Situated on the west coast of the South Island, Milford Sound is a fusion of spectacular natural features with amazing visual cues around every corner. Described by Rudyard Kipling as the 'eighth wonder of the world', Milford Sound was carved by glaciers during the ice ages. Breathtaking in any weather, the fiord's cliffs rise vertically from the dark waters, mountain peaks scrape the sky and waterfalls cascade downwards from as high as 1000 metres. When it rains in Milford Sound, and it often does, those waterfalls multiply with magnificent effect.Things to do in Milford SoundExplore Milford Sound on a coach and cruise tour, go kayaking, or lace up your walking shoes and tackle some of the stunning tracks in the area.Cruise Milford SoundBoat cruises – during the day or overnight – are an excellent way to experience the Sound. Adventurous types might also like to head out sea kayaking, diving or flightseeing. To learn more about the local marine life, visit the underwater observatory at Harrison Cove and marvel at the black coral, 11-legged sea stars and delicate anemones.Go kayaking in Milford SoundMilford Sound & Fiordland's land-before-time landscapes are best explored by kayak. If you're lucky, you might even spot a bottlenose dolphin or fur seal.Kayaking offers paddlers an unforgettable opportunity to see the region's spectacular fiords at sea level as well as explore untouched waterways and lakes.Paddle up close to the thundering Sutherland Falls, which rank as some of the tallest in the world, and see if you can spot some of the local resident wildlife - dolphins, seals, and the Fiordland Crested Penguin call the region home. For the truly adventurous, enjoy an overnight kayaking adventure in Doubtful Sound.https://www.newzealand.com/au/milford-sound/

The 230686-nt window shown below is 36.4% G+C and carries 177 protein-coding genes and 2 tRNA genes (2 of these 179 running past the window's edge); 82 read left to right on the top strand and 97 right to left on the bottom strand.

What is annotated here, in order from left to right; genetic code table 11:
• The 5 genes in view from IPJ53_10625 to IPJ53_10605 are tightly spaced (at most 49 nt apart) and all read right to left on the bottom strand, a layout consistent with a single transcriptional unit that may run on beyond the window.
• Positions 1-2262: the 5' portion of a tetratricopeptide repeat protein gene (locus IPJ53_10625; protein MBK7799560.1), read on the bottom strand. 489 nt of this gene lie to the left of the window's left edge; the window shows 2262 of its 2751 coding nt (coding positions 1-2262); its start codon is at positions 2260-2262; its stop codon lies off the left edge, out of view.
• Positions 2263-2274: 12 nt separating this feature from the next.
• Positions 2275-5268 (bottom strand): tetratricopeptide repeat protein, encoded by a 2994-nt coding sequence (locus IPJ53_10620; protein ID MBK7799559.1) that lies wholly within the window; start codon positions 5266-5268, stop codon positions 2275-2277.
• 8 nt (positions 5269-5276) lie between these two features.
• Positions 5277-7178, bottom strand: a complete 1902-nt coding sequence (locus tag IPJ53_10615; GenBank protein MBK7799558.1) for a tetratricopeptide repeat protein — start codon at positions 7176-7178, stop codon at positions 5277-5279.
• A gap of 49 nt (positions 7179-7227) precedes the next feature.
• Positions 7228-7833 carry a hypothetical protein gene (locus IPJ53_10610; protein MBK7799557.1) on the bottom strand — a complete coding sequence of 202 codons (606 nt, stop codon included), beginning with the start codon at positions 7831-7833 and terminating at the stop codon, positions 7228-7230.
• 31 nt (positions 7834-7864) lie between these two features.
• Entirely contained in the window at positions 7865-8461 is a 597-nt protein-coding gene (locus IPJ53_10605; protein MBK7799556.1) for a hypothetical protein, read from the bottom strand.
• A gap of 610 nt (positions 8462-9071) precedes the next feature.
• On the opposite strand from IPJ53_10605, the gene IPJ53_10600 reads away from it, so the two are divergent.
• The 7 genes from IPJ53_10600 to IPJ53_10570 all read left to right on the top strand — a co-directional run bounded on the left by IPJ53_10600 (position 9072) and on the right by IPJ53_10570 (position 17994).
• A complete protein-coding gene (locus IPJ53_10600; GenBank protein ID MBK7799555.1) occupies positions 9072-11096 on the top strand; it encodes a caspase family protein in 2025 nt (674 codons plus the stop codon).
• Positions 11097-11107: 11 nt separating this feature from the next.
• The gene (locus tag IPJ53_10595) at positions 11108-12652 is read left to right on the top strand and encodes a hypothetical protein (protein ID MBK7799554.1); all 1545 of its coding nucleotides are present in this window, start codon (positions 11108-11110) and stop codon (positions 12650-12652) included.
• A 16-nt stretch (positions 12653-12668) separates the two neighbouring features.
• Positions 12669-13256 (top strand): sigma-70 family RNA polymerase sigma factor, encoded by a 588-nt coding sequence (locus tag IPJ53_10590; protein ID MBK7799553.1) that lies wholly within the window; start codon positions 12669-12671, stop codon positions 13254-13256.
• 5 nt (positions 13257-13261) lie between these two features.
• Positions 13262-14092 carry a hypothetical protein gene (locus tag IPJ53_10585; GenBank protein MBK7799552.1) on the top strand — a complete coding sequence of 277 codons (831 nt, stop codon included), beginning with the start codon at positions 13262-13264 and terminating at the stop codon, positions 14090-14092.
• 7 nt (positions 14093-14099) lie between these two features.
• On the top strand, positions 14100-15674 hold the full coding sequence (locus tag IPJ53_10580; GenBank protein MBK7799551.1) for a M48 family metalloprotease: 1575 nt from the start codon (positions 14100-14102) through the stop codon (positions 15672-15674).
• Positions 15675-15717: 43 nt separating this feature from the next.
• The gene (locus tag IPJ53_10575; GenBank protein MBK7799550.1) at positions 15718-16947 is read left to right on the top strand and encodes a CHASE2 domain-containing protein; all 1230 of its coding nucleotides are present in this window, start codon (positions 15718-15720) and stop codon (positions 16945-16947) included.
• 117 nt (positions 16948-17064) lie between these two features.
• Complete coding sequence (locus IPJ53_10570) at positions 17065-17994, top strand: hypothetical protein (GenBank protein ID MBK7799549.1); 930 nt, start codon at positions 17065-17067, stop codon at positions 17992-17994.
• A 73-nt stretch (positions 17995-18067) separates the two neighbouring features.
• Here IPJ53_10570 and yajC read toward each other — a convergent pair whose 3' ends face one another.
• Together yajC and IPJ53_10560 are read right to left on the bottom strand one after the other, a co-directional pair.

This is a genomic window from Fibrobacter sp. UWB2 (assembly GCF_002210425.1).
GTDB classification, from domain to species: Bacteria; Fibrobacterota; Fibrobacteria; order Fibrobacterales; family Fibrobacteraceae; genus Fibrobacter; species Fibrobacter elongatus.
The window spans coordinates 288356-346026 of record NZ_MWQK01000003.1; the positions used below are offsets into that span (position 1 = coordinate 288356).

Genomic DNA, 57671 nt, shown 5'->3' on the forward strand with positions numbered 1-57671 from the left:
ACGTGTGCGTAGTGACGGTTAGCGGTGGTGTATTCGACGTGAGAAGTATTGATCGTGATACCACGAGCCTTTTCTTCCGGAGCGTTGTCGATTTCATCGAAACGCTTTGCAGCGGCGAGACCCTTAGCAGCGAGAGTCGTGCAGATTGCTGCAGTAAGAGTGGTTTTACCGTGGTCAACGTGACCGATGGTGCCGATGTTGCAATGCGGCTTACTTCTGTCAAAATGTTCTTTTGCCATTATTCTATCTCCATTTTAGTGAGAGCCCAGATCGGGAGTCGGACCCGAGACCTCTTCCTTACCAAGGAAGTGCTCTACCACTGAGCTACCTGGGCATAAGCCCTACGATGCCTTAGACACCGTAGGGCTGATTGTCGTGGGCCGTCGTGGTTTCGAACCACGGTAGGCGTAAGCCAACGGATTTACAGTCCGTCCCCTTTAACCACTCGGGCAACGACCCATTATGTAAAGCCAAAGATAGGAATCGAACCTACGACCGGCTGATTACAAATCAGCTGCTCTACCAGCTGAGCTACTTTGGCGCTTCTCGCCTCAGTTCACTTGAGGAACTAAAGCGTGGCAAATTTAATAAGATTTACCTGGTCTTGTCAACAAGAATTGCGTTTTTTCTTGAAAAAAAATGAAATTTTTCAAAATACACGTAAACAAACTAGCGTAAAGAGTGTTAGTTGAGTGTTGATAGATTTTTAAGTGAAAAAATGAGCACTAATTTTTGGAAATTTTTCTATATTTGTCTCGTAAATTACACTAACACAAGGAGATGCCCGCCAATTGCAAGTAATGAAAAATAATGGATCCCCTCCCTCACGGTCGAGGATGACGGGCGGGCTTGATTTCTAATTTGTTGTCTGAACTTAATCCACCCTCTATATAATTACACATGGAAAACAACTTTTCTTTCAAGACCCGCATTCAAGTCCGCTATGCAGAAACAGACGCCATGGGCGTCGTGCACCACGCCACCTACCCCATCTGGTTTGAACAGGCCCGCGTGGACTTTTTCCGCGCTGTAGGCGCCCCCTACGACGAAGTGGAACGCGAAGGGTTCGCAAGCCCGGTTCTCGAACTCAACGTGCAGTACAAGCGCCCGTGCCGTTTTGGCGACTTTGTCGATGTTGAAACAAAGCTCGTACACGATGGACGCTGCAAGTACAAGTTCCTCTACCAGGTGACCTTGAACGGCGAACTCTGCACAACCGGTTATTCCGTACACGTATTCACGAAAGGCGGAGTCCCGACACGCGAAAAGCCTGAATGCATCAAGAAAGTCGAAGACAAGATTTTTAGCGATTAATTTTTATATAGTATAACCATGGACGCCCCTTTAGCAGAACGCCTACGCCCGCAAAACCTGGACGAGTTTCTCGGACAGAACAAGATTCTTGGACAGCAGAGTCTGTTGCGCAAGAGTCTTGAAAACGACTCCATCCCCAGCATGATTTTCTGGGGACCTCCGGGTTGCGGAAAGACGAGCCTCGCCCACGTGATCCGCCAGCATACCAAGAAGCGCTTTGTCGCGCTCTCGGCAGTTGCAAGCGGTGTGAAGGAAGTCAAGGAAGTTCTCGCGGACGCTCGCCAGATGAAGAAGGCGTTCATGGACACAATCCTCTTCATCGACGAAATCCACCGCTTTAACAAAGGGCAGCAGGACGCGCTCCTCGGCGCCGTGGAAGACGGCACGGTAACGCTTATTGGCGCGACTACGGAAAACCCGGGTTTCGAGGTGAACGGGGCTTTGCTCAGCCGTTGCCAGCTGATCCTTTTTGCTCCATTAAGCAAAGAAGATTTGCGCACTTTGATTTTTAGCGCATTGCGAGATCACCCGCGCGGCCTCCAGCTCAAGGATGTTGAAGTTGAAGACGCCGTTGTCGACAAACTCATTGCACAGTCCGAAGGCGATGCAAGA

This rustic town is a true outdoor enthusiast's paradise, located just 45 minutes away from Queestown. Set against a background of native beech forest and towering mountain ranges, Glenorchy’s surrounds are nothing short of awe-inspiring. Lake Wakatipu and the Dart River offer opportunities for jet boating and kayaking, and some of New Zealand’s best hiking trails can be accessed from here. Horse trekking in the area is also highly recommended.
Glenorchy’s spectacular landscapes have become a prime location for film scouts, depicting many scenes from The Lord of the Rings trilogy as well as featuring in the Narnia movies. Twenty kilometres away from Glenorchy, as bucolic farmland gives way to beech forests, lies Paradise. Some say it was christened for its natural charms, others for the paradise ducks that live in the area. Nobody can say for sure how it got its name, but the one thing people agree on is its breathtaking beauty. https://www.newzealand.com/au/glenorchy/
Shaped like a lightning bolt, Lake Wakatipu is the third largest lake in New Zealand.
The lake occupies a single, glacier-carved trench and is bordered on all sides by tall mountains, the highest of which is Mount Earnslaw (2819 metres). Settlements around the lake shore include Queenstown and the villages of Kingston, Glenorchy and Kinloch.
Because of its unusual shape, Lake Wakatipu has a 'tide' (more correctly, an unusually large seiche or "standing wave"), which causes the water to rise and fall about 10 centimetres every 25 minutes or so. Maori legend links this phenomenon to the heartbeat of a huge monster named Matau, who is said to be slumbering at the bottom of the lake.
Lake Wakatipu offers year-round trout fishing - the mouths of the Greenstone and Lochy Rivers are particularly rewarding. In summer, the lake's beaches are popular for swimming. The Lake Wakatipu Ride, part of the Queenstown Trails, is a leisurely way to experience this stunning part of the country. https://www.newzealand.com/au/feature/lake-wakatipu/
Queenstown's only dedicated Hot Pool complex located at the bottom of Coronet Peak Ski Field.While Queenstown is generally done at full pace, Onsen Hot Pools takes a step back to let you take in the beauty of the surroundings and simply relax. Our natural setting is matched by the pure water captured on its endless journey between the sky and earth to continually fill and refresh the pools.Imagine your own exclusive spring fed hot pool, located high on a Cliffside; enjoy the tranquility of your own cedar-enclosed room overlooking breathtaking panoramic views of the Shotover River, Onsen Hot Pools is Relaxation The Natural Way.https://www.queenstownnz.co.nz/listing/onsen-hot-pools-retreat-%26-day-spa/1218/